Long term effects of targeted drugs on people with psoriatic arthritis focus of new study

Long term effects of targeted drugs on people with psoriatic arthritis focus of new study

A large UK-wide study examining the impact of targeted drugs on the painful and debilitating condition of psoriatic arthritis, is officially launched today - World Arthritis Day.

The British Society for Rheumatology Psoriatic Arthritis Register aims to recruit 1500 patients from 80 hospital centres across the UK and the study will be led by a team based at the University of Aberdeen.

Around 120,000 people in the UK have psoriatic arthritis, which in addition to the common skin disease psoriasis, causes inflamed, stiff and painful joints. In severe cases joints can become permanently deformed or damaged, which may require surgery.

There are now a number of potent drugs available that target the specific defective pathways in the immune system which lead to the condition. This study will carefully examine the longer term effects and impact of these therapies in patients in the UK.

The five year study will compare the progress of people with the condition receiving these targeted drugs and those who receive other treatments as part of their standard NHS care.

Because the therapies alter the function of parts of the immune system, they could expose patients to a higher risk of unwanted side effects such as infections. The British Society for Rheumatology Psoriatic Arthritis Register will help to show whether or not this is the case. It will also address issues highlighted by patients as priority research areas, such as the use of these drugs in pregnancy and understanding their impact on pain, fatigue and ability to work.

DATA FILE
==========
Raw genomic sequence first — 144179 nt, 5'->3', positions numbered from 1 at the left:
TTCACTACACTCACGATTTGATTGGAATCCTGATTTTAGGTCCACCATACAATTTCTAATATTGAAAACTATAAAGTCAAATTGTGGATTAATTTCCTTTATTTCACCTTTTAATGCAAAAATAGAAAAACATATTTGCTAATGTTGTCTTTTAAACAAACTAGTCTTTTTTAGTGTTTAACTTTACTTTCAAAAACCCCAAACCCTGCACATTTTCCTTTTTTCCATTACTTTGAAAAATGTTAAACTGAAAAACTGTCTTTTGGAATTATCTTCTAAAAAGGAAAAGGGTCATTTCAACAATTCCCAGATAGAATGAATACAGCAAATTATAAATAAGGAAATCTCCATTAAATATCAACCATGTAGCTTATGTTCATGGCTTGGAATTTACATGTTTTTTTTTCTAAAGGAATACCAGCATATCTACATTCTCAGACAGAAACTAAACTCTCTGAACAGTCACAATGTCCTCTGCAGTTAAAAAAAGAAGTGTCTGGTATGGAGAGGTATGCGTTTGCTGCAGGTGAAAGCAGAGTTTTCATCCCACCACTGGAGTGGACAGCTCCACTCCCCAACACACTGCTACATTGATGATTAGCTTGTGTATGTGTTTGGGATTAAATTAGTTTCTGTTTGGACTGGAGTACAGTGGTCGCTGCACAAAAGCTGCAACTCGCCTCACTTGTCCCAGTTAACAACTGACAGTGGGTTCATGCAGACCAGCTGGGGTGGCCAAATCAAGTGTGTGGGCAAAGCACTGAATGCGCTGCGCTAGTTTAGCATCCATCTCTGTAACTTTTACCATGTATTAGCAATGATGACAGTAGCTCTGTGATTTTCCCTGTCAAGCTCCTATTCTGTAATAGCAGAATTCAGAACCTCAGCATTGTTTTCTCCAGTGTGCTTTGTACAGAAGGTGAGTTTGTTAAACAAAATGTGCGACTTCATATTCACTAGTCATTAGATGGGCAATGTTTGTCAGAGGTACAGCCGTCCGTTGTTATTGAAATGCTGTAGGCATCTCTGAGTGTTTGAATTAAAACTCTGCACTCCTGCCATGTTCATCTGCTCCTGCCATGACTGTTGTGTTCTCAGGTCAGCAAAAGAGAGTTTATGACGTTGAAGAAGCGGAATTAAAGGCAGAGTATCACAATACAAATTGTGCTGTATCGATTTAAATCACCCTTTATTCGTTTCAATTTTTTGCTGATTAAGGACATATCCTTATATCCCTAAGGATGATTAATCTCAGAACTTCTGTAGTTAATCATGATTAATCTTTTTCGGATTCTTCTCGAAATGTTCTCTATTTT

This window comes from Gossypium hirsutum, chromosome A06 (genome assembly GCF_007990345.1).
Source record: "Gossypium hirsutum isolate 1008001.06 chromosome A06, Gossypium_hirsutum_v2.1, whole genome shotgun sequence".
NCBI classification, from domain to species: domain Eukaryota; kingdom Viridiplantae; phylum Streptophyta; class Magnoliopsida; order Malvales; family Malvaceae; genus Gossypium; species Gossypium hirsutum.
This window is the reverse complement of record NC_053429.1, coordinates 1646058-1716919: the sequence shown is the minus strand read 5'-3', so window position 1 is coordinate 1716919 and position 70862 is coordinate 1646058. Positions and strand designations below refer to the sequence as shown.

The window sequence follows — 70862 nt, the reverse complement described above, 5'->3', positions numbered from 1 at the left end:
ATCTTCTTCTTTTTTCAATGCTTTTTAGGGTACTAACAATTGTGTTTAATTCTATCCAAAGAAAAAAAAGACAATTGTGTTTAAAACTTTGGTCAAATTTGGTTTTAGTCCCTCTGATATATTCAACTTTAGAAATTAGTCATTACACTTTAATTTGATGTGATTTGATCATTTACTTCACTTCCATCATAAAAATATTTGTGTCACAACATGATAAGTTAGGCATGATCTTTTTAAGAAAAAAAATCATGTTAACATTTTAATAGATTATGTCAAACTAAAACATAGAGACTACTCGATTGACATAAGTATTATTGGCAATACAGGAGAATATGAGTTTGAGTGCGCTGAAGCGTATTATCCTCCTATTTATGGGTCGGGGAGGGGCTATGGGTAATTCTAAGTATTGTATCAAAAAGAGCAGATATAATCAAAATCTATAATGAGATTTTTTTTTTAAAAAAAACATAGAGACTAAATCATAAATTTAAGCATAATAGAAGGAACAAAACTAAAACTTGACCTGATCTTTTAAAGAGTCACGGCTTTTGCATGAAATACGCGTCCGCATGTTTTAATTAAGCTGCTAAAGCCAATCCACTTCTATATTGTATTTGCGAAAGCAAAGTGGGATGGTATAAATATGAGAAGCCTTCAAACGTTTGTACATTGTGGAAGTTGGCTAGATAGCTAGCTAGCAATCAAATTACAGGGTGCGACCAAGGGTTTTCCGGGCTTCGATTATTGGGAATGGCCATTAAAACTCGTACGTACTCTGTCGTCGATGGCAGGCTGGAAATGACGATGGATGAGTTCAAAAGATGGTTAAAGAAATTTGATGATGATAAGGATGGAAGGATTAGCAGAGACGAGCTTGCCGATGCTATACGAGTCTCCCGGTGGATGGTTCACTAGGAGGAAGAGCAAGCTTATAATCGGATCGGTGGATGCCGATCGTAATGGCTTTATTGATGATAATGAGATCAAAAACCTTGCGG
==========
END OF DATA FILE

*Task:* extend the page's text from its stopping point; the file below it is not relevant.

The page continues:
Dr Gareth Jones, Reader of Epidemiology at the University of Aberdeen, said: “The combination of arthritis and psoriasis can greatly reduce an individual’s quality of life, and can affect all aspects of their life including their mental health and their work.

“These drugs have proven to be hugely beneficial in treating rheumatoid arthritis so there is great interest in being able to study their benefits in psoriatic arthritis. Studies like this are absolutely essential to get ‘real world’ data on the effects and effectiveness of these new drugs in comparison to traditional treatments.

“We will follow up with patients regularly to check on their progress. A long-term approach to this study is required to make sure we are getting a full picture of what happens over a long period of time and to be able to document the benefits and any unwanted side-effects”

Ali Rivett, Chief Executive, British Society for Rheumatology said: “Everyone personally affected by or with professional interests in psoriatic arthritis in the UK needs to be aware of this new patient register. The British Society for Rheumatology is an enthusiastic partner in this work led by the team at the University of Aberdeen, and we hope to engage and enthuse health professionals, patients and researchers to ensure that as many hospital rheumatology units as possible join the study. On World Arthritis Day we are excited about the impact that this study will have on the lives of thousands of arthritis patients.”